A mysterious “cult-like” charity led by a millionaire fugitive is scouting in Wellington for volunteers to work in Africa.
Posters around the city are appealing for Kiwis to study through the Humana People to People programme to become “development instructors” working with street kids and HIV/Aids sufferers in Mozambique, Namibia,
Humana is affiliated to the worldwide Tvind network, described in a recent court case in Denmark as a $500 million maze of charities and companies active in 55 countries.
Former members of the group in Britain have reported being held captive, watching brainwashed friends suffer physical and emotional abuse, and seeing the proceeds of fundraising siphoned away from charitable activities.
The Humana posters advertise a six-month training course at one of four schools – in California, Michigan, Massachusetts and St Vincent in the Caribbean – followed by six to 12 months in Africa and another two months’ schooling.
Tuition at the schools costs US$4050 (NZ$5890).
US media reported recently that students were required to raise a further US$7000 (NZ$10,200) to get to Africa.
In 2003, The Guardian newspaper described the founder of the “cult-like organisation”, Mogens Amdi Pedersen of Denmark, as “a kind of hippie guru, a revolutionary firebrand who preached a Maoist-inspired gospel of social renewal.”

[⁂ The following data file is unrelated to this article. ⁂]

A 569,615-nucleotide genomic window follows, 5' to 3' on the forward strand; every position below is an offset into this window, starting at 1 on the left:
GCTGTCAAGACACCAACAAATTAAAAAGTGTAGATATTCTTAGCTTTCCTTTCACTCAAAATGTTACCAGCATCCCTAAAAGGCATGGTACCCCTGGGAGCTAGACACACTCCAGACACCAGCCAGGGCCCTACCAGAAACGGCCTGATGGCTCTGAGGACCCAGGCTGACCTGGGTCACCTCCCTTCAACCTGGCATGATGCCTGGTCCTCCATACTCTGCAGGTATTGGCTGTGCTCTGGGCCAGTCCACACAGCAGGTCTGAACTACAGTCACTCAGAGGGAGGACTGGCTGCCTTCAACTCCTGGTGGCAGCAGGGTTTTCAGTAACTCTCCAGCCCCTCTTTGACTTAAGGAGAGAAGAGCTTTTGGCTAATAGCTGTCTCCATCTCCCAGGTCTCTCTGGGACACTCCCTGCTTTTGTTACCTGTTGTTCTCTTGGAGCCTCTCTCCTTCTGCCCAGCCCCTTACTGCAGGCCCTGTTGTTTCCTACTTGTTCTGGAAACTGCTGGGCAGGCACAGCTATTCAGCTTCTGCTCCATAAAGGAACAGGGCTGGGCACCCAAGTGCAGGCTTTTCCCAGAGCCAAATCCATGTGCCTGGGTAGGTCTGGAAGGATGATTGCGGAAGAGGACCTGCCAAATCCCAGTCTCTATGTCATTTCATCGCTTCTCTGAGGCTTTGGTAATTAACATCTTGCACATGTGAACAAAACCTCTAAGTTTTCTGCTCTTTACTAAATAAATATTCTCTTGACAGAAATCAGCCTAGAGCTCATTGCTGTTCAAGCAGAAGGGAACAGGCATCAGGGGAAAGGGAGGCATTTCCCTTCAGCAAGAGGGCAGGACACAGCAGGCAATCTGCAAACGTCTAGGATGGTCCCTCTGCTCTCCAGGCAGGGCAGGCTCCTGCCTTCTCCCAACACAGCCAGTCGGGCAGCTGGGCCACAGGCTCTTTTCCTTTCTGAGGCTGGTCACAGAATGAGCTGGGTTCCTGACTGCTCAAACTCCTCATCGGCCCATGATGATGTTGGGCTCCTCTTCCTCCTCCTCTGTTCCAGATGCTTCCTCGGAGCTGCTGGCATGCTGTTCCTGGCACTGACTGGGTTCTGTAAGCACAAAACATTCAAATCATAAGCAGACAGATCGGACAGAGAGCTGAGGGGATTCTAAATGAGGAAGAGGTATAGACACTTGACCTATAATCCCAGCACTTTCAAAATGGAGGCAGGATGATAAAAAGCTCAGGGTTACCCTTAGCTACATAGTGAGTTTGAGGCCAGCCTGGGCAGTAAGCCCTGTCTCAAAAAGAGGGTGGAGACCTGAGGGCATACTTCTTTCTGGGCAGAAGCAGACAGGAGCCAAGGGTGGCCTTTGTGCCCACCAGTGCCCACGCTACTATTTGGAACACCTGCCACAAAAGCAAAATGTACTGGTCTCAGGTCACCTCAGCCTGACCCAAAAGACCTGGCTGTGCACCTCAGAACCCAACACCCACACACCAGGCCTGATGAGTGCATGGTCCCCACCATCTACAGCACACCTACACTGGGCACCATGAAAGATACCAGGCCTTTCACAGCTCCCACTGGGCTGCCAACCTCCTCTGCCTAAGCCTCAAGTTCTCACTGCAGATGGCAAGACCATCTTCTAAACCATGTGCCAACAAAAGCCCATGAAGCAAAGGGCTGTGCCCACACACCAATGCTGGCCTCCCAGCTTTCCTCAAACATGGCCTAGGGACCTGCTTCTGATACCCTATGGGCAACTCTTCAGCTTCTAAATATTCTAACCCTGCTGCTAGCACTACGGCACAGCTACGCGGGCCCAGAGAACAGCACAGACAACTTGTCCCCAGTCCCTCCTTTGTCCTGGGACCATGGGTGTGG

Other mainstream media reports in Britain and the US have called Tvind a sinister, secular cult and a corrupt left-wing sect.
Attempts to contact Humana for comment about their New Zealand operations were unsuccessful.
In August, Mr Pedersen and other Tvind leaders were acquitted in Denmark of embezzlement and tax fraud charges worth $48 million.
The organisation’s financial controller was found guilty.
As the Danish public prosector announced he would appeal the not guilty verdicts, the media reported most of the defendants, including Mr Pedersen, had fled the country.
Tvind has repeatedly run foul of European authorities in the past decade.
In 1999, its British operations were effectively shut down by the Charity Commission over concerns money was not being used for its intended purpose.
New Zealander Ian Mander, who runs the website cults.co.nz, said because of the way Humana had previously treated its students and handled money, it should be approached “with extreme caution”.
“It’s a serious concern that this group is operating in New Zealand.”